On the outskirts of Kyiv, vegetation grows unchecked and the cats run wild.
Up until six months ago — when the first Russian troops landed at Antonov Airport around a kilometre and a half away — the brick buildings of Proskurivska Street in Hostomel evoked idyllic postcards of an orderly and peaceful world.
Now, only naked structures remain. Inside are piles of rubble. Something rots, hidden underneath.
The cats no longer belong to anyone. They roam hungry and lonely, approaching anyone who comes to contemplate what is left of the neighbourhood.
One of them is Lyudmila Holovienko.
The 55-year-old’s apartment in Proskurivska Street was burned down in late February, in the early days of the invasion.
Now, she wanders the deserted street that had been her home for 35 years.
“We haven’t touched anyone, we haven’t taken anything from anyone, we haven’t attacked anyone,” said Lyudmila, referring to the loss of her house. “Do you see what the Russians did?”
The three-storey property that housed her apartment, which dates from 1936, had endured Nazi occupation but didn’t survive the Russian invasion.
Hostomel was among the first towns occupied in Kyiv’s suburbs, along with neighbouring Bucha and Irpin, the scenes of alleged civilian massacres.
Street-by-street battles broke out in Hostomel, forcing many residents to flee. Those that stayed hid for days or weeks in cellars without heating, gas or electricity.
Volunteers who tried to bring them food and medicines came under gunfire, said Lyudmila, and the town’s mayor, Yuri Prylypko, was killed in early March.
Lyudmila was not at home when her property burned down, instead living with her ill, bedridden mother a few kilometres away, a decision that would save her life.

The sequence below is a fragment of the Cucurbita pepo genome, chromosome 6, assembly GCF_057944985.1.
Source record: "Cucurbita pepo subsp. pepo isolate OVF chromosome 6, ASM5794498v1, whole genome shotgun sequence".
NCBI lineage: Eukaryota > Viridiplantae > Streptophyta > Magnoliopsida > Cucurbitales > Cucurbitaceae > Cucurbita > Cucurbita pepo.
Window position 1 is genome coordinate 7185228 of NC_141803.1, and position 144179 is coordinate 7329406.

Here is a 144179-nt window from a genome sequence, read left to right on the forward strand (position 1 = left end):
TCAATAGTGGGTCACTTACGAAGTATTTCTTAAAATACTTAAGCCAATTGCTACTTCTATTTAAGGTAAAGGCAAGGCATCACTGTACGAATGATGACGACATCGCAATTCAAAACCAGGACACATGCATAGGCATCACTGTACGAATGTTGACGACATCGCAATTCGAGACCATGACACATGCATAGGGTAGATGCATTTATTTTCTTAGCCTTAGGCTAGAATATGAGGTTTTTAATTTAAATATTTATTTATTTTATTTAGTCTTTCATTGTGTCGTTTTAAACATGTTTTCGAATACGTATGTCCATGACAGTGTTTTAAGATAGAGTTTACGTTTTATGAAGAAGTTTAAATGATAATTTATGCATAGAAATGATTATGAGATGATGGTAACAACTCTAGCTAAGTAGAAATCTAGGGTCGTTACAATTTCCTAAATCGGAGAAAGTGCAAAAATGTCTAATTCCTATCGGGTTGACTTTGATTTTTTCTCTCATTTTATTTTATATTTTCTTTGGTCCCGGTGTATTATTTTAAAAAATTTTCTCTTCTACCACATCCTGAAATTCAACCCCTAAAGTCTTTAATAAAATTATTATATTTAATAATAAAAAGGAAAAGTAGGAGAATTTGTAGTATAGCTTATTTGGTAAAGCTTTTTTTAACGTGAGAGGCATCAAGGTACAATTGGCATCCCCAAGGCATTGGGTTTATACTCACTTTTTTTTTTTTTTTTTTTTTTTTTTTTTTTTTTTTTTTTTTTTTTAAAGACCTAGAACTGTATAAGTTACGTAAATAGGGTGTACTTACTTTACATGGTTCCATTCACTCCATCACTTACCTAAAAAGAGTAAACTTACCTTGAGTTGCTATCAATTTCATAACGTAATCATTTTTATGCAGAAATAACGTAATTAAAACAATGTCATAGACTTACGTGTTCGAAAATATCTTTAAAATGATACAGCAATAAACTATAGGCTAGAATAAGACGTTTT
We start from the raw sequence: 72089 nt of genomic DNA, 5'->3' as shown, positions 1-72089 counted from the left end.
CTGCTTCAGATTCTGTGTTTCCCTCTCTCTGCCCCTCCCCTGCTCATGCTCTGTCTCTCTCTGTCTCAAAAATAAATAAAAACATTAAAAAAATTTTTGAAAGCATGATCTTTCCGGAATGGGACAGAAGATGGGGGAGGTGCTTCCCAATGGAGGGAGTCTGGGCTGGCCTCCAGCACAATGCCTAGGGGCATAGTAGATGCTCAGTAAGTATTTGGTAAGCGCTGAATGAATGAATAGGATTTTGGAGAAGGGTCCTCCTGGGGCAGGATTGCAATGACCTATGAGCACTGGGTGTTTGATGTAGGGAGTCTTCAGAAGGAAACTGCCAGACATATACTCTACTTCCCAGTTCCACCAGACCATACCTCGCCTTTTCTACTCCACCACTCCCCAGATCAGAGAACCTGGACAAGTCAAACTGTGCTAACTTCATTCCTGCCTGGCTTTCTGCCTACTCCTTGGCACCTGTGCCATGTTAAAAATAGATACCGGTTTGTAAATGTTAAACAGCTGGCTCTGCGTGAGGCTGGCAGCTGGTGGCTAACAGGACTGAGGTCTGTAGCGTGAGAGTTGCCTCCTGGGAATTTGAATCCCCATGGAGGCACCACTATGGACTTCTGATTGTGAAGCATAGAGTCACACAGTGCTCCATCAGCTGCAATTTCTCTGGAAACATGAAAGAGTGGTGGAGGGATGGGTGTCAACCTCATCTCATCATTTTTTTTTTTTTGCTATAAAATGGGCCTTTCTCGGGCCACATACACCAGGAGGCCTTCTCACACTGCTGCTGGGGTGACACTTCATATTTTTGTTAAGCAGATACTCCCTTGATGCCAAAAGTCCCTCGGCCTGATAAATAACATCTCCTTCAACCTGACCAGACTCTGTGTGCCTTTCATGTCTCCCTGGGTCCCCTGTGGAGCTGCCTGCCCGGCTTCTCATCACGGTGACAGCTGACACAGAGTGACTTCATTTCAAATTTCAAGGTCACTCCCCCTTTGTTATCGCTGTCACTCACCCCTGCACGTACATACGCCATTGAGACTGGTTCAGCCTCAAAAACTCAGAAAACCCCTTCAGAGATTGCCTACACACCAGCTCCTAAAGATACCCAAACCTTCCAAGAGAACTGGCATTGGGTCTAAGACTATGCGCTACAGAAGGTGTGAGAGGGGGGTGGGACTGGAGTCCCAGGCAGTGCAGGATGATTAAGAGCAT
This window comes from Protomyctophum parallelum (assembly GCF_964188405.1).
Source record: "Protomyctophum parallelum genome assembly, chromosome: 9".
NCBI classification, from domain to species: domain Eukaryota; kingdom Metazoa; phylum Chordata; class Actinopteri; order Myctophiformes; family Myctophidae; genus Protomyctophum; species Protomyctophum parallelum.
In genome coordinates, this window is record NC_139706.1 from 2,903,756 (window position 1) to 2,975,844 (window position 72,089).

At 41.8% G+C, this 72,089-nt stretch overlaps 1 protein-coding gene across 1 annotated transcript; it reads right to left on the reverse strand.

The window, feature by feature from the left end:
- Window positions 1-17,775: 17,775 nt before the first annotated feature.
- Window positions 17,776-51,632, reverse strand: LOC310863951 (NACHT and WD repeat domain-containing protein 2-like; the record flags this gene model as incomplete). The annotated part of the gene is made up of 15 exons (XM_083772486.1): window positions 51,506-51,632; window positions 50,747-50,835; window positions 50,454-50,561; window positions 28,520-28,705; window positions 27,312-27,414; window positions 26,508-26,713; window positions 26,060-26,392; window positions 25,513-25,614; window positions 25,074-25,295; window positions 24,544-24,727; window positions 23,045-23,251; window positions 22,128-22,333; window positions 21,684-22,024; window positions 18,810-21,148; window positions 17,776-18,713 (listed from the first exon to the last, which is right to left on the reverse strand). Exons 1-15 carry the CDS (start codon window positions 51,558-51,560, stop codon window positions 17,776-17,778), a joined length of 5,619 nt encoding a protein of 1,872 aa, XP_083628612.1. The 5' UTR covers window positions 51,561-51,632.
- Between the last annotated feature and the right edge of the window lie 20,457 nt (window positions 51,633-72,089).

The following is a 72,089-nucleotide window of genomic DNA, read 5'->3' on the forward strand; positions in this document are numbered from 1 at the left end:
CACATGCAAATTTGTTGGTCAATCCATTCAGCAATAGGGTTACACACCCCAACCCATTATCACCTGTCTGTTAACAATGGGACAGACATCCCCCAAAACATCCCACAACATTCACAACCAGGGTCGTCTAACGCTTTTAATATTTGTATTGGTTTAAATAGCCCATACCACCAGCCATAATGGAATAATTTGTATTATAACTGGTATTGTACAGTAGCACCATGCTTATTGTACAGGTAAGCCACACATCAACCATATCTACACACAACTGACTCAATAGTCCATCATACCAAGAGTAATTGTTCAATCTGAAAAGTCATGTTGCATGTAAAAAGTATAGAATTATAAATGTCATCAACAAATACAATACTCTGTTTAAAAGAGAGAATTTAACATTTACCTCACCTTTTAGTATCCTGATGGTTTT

It was there that she heard the first noises of the invasion.
“I thought it was a gas tank from our neighbours,” she said. “And then three hours later, everything started: planes, smoke, shooting. It was just such a horror.”
If losing her home wasn’t enough, in April, she lost her mother. She was 86.
“She didn’t survive it all, the cold, the hunger,” Lyudmila said. “As long as I live, I’ll remember it all for the rest of my life.”
Just a few months earlier, Lyudmila had lost her daughter, who died from cancer, aged 32 — on New Year’s Eve.
In August, six months since the war began, Lyudmila is back at her late mother’s property, dishing up a meal of cold salo, chicken dishes and fresh pickles.
Next to Lyudmila are her young niece and daring 75-year-old aunt, who faced Russian soldiers when they knocked on her door in search of men, food, and weapons.
The trio, along with Lyudmila’s uncle, sheltered in their house during the occupation.
The broken roof and damaged windows left by the explosions have since been fixed, but the glass has been taped over in the shape of an “x” as a precaution.
Now a quiet sense of normalcy has set in, but the wounds and painful memories linger.
Lyudmila does not know what will happen with the reconstruction of Hostomel and the rubble inside her building remains untouched.
With the fear of a strong winter ahead, she must prepare for what is to come.
“I’ll come back here, I want to live here, I like it here, everything is native here,” she said of Proskurivska Street back in June, her voice trembling.
“We all just got hurt, all of us. Every family has grief, misfortune. It’s just awful.”
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